Rome, Zanetti for Joannes Paulus Gellius, 1607, 4to, Contemporary limp vellum, manuscript title on spine, printed title in red and black and with large woodcut of an armillary sphere, woodcut diagrams and illustrations in text, woodcut tail-pieces and decorative initials, contemporary ink marginalia throughout and notes to endpapers, occasional discolouration to text but overall a very attractive copy.
Clavius (1538-1612), a member of the Jesuit order, was one of the most respected astronomers in Europe. He was the main architect of the Gregorian calendar (which we use today), and his astronomical textbooks were widely used for over fifty years. His commentary on the “Sphaera” of Sacrobosco, demonstrates his adherence to the geocentric model of the universe.
An Extraordinary Copy with six pages of contemporary notes to the endpapers by the Jesuit Astronomer Orazio Grazzi, mostly relating to the Supernova of 1604, known as ‘Kepler’s Supernova’; discussions with the Austrian Jesuit Roman astronomer Christoph Grienberger about his observations of the same Supernova; and the writer’s correspondence with Clavius. Numerous annotations throughout the text. References to other Astronomers such as Archimedes; Albumasar, one the most renowned astronomers of the middle-ages and others.
It is fairly certain that the author of the notes was the Jesuit Astronomer Orazio Grazzi of the Collegio Romano, who also had a long running dispute with Galileo.
The Supernova 1604 has long been referred to as “Kepler’s Supernova,” after astronomer Johannes Kepler, who was one of the first to observe it. “Brighter than all other stars and planets at its peak, it was observed by the German astronomer, who thought he was looking at a new star. What Kepler saw was actually an exploding star. This supernova posed a challenge to seventeenth-century astronomers, who found themselves observing something that contradicted all conventional wisdom about the cosmos.
The 1604 supernova was the last one recorded in the Milky Way to date.
SN 1604, also known as Kepler’s Supernova, Kepler’s Nova or Kepler’s Star, was a Type la Supernova that occurred in the Milky Way, in the constellation Ophiuchus. Appearing in 1604, it is the most recent supernova in our galaxy to have been unquestionably observed by the naked eye, occurring no farther than 6 kiloparsecs (20,000 light-years) from Earth. Prior to the adoption of the current naming system for supernovae, it was named for Johannes Kepler, the German astronomer who described it in De Stella Nova.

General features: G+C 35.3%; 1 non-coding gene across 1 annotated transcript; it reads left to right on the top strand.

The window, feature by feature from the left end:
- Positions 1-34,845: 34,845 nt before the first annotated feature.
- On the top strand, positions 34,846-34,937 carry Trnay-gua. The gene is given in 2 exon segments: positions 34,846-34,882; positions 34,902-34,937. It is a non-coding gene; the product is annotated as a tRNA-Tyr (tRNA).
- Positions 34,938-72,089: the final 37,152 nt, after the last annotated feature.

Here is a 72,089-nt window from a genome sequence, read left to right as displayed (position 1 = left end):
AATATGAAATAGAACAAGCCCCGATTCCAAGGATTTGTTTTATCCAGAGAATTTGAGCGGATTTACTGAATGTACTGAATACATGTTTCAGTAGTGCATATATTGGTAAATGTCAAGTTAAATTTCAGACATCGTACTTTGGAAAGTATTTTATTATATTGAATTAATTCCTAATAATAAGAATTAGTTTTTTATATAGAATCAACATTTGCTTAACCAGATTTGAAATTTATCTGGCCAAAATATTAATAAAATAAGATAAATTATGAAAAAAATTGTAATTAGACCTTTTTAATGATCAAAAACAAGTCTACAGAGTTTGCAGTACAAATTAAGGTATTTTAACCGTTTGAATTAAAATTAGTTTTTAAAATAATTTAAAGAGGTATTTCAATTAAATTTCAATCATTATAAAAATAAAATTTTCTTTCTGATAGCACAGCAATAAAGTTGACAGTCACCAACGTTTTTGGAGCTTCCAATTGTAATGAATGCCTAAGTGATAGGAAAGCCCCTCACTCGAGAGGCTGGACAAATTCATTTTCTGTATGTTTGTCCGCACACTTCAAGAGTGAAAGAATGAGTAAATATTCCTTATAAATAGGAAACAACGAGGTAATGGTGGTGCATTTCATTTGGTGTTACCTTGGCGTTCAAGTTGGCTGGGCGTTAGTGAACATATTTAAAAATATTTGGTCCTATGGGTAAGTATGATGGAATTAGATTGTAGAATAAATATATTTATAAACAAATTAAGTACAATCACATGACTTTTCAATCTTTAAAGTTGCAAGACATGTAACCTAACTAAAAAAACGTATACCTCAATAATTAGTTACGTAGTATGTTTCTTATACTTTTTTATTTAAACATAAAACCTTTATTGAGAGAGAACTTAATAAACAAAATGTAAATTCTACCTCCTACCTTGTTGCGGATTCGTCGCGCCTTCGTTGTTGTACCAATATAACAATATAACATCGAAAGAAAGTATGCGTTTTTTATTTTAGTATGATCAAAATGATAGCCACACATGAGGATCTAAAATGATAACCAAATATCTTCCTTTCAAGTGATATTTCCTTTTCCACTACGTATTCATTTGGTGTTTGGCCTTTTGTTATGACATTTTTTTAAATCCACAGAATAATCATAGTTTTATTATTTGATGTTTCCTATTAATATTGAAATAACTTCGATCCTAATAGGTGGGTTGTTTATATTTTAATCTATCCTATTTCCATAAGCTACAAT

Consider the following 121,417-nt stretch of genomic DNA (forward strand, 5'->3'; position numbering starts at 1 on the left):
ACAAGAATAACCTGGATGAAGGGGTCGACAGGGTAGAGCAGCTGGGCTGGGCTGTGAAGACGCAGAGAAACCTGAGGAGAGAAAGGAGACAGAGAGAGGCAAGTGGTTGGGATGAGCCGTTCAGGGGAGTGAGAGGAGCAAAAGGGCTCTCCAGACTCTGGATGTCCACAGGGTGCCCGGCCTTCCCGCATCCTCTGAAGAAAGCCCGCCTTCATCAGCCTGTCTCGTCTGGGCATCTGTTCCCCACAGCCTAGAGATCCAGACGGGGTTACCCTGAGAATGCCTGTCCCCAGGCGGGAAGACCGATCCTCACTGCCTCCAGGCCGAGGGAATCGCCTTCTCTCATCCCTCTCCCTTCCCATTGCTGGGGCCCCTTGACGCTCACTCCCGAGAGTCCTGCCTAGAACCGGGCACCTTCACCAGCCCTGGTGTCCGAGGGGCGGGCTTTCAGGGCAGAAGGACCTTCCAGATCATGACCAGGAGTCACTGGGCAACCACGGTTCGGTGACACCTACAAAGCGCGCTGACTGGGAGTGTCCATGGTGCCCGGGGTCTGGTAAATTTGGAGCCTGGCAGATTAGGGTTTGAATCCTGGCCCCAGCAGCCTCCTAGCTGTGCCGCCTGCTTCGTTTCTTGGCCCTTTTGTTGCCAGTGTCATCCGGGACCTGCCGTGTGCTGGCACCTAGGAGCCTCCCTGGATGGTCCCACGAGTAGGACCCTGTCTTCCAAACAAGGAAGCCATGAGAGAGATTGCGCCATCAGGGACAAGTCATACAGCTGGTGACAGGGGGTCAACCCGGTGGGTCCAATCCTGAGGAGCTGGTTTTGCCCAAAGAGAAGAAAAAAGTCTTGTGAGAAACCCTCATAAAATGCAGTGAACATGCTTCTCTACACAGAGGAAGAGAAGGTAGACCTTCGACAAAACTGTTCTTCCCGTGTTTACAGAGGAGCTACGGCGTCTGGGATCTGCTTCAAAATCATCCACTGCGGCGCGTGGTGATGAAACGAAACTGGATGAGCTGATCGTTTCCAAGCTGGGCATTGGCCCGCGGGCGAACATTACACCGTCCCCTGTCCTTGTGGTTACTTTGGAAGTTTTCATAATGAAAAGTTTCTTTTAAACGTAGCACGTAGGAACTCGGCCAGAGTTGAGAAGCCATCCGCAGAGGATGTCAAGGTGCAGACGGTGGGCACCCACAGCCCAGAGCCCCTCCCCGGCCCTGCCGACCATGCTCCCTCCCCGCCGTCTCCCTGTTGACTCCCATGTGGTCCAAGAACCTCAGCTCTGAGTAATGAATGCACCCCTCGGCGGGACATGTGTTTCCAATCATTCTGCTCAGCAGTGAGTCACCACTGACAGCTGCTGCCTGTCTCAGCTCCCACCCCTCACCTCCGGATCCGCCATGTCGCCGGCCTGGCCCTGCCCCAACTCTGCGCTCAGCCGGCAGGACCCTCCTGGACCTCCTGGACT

Visible to the naked eye, Kepler’s Star was brighter at its peak than any other star in the night sky, with an apparent magnitude of −2.5. It was visible during the day for over three weeks. Records of its sighting exist in European, Chinese, Korean and Arabic sources.
Johannes Kepler’s original drawing from De Stella Nova (1606) depicting the location of the stella nova, marked with an N (8 grid squares down, 4 over from the left).
It was the second supernova to be observed in a generation (after SN 1572 seen by Tycho Brahe in Cassiopeia). No further supernovae have since been observed with certainty in the Milky Way, though many others outside our galaxy have been seen since S Andromedae in 1885. SN 1987A in the Large Magellanic Cloud was visible to the naked eye.
Evidence exists for two Milky Way supernovae whose signals would have reached Earth c. 1680 and 1870 – Cassiopeia A, and G1.9+0.3 respectively. There is no historical record of either having been detected in those years probably as absorption by interstellar dust made them fainter.
The remnant of Kepler’s supernova is considered to be one of the prototypical objects of its kind and is still an object of much study in astronomy.
Astronomers of the time (including Kepler) were concerned with observing the conjunction of Mars and Jupiter, which they saw in terms of an auspicious conjunction, linked in their minds to the Star of Bethlehem. However, cloudy weather prevented Kepler from making any celestial observations. Nevertheless, his fellow astronomers Wilhelm Fabry, Michael Maestlin and Helisaeus Roeslin were able to make observations on 9 October, but did not record the supernova. The first recorded observation in Europe was by Lodovico delle Colombe in northern Italy on 9 October 1604. Kepler was only able to begin his observations on 17 October while working at the imperial court in Prague for Emperor Rudolf II. The supernova was subsequently named after him, even though he was not its first observer, as his observations tracked the object for an entire year. These observations were described in his book De Stella nova in pede Serpentarii (“On the new star in Ophiuchus’s foot”, Prague 1606).
In Kepler’s De Stella Nova (1606), he criticised Roeslin concerning this supernova. Kepler argued that in his astrological prognostications, Roeslin had picked out just the two comets, the Great Comet of 1556 and 1580. Roeslin responded in 1609 that this was indeed what he had done. When Kepler replied later that year, he simply observed that by including a broader range of data Roeslin could have made a better argument.